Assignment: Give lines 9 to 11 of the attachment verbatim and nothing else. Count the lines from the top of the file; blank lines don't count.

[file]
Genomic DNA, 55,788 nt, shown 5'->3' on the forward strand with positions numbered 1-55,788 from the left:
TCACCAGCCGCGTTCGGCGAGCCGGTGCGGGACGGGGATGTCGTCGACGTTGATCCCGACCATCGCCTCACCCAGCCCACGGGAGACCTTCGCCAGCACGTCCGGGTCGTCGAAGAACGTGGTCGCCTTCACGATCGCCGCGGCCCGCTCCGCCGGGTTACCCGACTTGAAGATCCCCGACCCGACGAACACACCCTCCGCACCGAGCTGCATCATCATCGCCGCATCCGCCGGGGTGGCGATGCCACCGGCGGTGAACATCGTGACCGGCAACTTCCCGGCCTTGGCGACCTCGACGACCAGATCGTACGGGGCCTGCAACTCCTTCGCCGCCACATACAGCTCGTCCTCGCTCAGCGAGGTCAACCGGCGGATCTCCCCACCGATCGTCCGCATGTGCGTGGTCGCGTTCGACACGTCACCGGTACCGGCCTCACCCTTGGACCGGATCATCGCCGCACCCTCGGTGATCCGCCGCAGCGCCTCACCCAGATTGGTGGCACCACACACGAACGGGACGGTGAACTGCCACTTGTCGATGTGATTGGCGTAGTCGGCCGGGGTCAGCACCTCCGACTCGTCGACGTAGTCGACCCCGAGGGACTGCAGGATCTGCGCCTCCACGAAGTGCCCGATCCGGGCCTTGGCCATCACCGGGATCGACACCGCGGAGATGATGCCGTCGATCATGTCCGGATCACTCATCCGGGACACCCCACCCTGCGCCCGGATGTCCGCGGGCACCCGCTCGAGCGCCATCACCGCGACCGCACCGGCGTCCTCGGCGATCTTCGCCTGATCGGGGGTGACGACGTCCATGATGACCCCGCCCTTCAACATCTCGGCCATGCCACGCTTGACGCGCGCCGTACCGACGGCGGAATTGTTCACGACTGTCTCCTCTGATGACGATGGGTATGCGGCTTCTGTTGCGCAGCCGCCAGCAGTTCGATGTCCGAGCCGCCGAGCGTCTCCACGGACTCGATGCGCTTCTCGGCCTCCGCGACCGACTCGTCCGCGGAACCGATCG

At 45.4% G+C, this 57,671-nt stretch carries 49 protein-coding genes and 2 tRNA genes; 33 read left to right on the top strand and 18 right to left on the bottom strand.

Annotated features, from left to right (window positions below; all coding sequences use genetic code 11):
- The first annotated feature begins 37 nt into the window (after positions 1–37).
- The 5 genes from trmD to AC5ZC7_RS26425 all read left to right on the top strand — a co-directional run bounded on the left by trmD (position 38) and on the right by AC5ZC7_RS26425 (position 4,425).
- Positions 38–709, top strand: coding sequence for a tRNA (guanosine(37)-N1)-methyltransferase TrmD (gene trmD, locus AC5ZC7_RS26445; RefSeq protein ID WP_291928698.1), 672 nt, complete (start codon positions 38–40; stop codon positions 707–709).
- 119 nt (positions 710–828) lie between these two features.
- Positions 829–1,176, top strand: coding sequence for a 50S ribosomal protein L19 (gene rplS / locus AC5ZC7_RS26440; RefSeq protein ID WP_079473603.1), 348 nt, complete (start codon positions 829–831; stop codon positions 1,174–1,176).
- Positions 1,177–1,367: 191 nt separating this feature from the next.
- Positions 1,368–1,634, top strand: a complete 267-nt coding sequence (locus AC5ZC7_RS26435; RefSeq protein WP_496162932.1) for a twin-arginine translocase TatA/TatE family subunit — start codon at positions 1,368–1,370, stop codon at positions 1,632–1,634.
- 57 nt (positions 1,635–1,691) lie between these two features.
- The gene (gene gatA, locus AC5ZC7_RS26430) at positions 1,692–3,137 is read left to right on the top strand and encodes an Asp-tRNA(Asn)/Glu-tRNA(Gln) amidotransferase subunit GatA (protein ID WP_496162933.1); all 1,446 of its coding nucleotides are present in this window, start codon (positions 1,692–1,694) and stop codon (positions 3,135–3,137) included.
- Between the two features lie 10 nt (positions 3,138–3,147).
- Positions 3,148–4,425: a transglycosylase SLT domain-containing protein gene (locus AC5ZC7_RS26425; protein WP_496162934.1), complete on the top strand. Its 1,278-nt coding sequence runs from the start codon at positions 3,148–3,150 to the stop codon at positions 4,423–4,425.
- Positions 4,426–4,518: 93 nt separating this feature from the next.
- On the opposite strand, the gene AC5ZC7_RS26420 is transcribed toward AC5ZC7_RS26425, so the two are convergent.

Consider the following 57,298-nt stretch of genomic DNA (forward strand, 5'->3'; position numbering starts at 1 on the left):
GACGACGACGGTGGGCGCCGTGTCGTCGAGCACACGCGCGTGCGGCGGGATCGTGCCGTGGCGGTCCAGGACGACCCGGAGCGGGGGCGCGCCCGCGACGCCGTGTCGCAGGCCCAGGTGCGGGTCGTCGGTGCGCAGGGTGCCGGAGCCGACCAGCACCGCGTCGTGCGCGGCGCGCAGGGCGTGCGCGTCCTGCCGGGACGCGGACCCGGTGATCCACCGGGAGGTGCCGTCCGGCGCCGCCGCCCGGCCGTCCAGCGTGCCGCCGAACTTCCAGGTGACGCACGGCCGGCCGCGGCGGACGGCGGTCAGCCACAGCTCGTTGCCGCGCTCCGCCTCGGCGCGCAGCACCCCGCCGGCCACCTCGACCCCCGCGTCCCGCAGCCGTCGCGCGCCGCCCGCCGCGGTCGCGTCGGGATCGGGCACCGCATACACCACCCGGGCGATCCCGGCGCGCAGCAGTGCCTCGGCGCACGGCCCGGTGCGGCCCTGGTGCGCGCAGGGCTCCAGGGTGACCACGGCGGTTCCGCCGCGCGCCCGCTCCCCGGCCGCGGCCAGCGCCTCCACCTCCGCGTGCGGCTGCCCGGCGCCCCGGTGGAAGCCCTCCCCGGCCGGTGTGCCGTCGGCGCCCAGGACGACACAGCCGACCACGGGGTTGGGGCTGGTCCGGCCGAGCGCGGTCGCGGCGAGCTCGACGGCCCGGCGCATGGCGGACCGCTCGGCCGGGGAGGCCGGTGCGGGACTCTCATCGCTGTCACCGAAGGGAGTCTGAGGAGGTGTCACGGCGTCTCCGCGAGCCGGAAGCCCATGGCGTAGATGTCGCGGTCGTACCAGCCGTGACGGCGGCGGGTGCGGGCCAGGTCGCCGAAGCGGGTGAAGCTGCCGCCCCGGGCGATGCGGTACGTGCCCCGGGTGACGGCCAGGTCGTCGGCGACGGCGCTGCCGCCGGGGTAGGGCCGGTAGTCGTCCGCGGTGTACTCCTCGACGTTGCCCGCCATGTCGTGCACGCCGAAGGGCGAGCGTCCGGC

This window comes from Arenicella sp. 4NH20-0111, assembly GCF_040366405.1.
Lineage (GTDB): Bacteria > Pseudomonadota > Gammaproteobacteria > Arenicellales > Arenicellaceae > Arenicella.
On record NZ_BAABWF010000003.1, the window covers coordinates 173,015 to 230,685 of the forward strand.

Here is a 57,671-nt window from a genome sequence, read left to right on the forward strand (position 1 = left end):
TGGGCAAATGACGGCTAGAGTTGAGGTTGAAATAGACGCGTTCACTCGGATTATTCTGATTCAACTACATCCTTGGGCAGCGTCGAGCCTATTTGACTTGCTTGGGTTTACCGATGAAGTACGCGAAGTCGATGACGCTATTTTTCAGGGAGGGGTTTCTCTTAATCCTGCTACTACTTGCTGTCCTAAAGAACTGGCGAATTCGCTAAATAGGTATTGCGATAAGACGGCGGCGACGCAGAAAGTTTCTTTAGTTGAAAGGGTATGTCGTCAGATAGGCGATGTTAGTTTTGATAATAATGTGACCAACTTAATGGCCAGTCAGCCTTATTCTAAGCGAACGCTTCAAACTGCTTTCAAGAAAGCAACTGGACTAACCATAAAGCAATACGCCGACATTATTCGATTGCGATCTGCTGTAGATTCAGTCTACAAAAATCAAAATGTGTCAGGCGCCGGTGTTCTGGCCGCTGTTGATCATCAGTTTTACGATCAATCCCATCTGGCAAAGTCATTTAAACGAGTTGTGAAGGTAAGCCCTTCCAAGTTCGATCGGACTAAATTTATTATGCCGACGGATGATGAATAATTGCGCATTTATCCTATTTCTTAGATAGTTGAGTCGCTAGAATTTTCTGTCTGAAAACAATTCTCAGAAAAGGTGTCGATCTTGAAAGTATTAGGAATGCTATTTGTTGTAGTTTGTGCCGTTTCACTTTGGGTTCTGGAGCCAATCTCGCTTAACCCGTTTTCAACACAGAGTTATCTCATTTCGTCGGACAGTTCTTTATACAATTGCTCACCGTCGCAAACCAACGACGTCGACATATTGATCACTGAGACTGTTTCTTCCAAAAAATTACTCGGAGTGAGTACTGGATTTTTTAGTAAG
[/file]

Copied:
- Positions 829–1,176, top strand: coding sequence for a 50S ribosomal protein L19 (gene rplS / locus AC5ZC7_RS26440; RefSeq protein ID WP_079473603.1), 348 nt, complete (start codon positions 829–831; stop codon positions 1,174–1,176).
- Positions 1,177–1,367: 191 nt separating this feature from the next.
- Positions 1,368–1,634, top strand: a complete 267-nt coding sequence (locus AC5ZC7_RS26435; RefSeq protein WP_496162932.1) for a twin-arginine translocase TatA/TatE family subunit — start codon at positions 1,368–1,370, stop codon at positions 1,632–1,634.